Sirius chief endorses Cash for Clunkers

Karmazin: program helps an 'improving' auto market

Cash for Clunkers has a fan in Mel Karmazin.

The CEO of Sirius XM Radio said the controversial government program that pays consumers up to $4,500 for trading in their gas guzzler for a more fuel-efficient car has contributed to an "improving" auto market -- and most new cars come equipped with a satellite radio.

"Production schedules are resuming, Cash for Clunkers programs are working, and we are cautiously optimistic that the second half of 2009 will show improvement," Karmazin said Thursday.

If he's right about a recovering market for new cars, it couldn't come at a better time for Sirius XM, which reported Thursday that it lost subscribers for the second consecutive quarter.

Sirius posted a net loss attributable to shareholders of $157.4 million, up from a loss of $83.9 million a year ago. Revenue rose 1% to $607.8 million.

The company lost 186,000 subscribers, ending the quarter with 18.4 million. Revenue increased because each subscriber spent an average of $10.66 a month on Sirius XM, up 11 cents from a year ago.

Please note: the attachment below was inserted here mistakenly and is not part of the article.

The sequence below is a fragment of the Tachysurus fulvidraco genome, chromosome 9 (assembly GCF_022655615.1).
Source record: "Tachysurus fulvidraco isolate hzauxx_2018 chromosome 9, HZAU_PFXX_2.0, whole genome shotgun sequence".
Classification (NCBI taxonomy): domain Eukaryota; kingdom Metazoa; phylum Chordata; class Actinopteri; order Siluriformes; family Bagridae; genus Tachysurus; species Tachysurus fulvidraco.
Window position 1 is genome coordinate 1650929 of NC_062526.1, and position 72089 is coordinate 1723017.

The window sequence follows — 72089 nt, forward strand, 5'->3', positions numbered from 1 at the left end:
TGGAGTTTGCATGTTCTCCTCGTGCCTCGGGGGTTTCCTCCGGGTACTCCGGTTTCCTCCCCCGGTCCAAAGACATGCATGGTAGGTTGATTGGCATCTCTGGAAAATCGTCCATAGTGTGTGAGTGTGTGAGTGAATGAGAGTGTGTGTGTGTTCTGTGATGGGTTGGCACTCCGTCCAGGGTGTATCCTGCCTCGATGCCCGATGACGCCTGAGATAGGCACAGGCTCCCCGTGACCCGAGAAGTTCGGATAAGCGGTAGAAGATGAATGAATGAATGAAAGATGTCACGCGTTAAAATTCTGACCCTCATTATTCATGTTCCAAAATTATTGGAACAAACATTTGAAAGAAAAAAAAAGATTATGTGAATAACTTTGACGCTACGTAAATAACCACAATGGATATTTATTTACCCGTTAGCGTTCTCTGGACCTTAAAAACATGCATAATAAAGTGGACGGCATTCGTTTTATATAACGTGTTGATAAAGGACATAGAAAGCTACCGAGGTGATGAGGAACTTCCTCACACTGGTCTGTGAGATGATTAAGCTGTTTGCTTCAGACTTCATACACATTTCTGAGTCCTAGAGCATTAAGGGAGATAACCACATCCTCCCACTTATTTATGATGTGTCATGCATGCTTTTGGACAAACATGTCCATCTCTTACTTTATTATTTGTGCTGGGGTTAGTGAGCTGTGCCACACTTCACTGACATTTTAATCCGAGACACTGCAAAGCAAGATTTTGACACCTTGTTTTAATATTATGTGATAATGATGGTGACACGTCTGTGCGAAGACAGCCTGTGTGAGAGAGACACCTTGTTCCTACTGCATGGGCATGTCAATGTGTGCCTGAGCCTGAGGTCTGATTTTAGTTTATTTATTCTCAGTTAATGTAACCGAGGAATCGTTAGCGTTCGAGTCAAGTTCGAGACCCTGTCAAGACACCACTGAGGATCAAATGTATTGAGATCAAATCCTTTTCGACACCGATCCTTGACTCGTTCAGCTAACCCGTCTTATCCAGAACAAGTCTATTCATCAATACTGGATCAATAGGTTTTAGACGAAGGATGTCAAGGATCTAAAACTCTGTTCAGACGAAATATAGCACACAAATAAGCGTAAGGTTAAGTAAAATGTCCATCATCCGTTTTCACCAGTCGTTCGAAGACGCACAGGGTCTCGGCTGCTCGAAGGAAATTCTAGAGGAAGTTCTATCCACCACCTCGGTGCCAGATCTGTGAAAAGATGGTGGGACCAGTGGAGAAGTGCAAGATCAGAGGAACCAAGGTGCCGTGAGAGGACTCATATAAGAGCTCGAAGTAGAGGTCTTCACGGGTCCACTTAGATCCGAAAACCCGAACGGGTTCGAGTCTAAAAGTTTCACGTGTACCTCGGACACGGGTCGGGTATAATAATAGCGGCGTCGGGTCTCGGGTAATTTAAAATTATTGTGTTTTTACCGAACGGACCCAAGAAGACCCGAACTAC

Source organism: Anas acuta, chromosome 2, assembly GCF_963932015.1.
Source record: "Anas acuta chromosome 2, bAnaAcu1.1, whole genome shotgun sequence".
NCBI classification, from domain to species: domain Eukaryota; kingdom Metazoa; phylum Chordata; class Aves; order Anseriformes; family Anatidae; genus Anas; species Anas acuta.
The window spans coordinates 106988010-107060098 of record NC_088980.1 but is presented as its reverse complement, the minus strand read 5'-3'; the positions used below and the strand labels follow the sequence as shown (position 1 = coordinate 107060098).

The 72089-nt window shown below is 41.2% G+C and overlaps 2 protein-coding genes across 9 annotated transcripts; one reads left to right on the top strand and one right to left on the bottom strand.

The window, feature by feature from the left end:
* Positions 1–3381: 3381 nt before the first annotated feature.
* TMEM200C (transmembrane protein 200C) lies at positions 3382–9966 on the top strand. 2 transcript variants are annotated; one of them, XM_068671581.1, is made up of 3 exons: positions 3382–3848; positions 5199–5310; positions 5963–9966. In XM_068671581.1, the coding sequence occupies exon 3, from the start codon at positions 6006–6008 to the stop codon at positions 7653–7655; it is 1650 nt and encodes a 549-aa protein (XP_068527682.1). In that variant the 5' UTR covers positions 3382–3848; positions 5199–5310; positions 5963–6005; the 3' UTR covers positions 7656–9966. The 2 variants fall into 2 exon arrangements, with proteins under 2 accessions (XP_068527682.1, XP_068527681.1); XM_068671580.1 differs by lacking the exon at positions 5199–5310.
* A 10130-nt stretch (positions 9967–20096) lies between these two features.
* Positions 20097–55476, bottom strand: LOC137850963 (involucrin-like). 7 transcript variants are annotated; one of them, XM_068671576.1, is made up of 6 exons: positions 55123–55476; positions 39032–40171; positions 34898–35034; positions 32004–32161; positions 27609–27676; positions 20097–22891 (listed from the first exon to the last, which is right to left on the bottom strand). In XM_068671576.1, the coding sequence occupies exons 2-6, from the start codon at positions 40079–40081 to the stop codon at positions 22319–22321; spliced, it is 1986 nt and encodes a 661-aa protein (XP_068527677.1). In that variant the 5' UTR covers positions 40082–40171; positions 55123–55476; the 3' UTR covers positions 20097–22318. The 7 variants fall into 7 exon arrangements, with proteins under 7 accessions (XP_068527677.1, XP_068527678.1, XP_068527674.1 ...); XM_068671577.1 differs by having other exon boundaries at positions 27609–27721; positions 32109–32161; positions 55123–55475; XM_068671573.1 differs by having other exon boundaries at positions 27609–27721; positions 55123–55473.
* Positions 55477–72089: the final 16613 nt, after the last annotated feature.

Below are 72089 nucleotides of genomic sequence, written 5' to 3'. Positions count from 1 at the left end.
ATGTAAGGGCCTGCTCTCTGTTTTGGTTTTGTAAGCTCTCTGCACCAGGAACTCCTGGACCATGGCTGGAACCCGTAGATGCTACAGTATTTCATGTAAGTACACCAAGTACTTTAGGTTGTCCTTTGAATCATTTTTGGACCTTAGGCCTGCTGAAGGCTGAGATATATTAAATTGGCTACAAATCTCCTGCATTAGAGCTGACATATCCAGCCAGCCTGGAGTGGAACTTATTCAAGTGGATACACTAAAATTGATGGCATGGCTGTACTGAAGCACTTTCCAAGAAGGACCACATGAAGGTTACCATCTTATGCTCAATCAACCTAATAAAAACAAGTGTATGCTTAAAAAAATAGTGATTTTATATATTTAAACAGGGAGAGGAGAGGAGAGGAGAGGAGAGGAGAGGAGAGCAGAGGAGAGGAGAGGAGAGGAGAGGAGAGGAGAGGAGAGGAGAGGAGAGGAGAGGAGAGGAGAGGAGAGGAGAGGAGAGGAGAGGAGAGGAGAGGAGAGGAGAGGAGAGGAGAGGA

Only $12.6 million of the company's revenue came courtesy of advertising, down 33% lower from a year ago, which was to be expected given the crummy advertising economy. But ad sales were actually up sequentially, which could suggest the beginnings of a rebound.

Karmazin noted that last week was the one-year anniversary of the Sirius-XM merger. While praising the synergies and economies of scale brought about by that combination, he bemoaned what he called "the most difficult business environment in recent history."

The exec boasted that the company notched $132 million in adjusted income from operations, its third positive quarter in a row on that basis.

Sirius XM also raised its full-year outlook to more than $400 million in adjusted income from operations, up from $350 million previously.

Sirius reported its results prior to trading Thursday, and its stock fell a penny to 53 cents.
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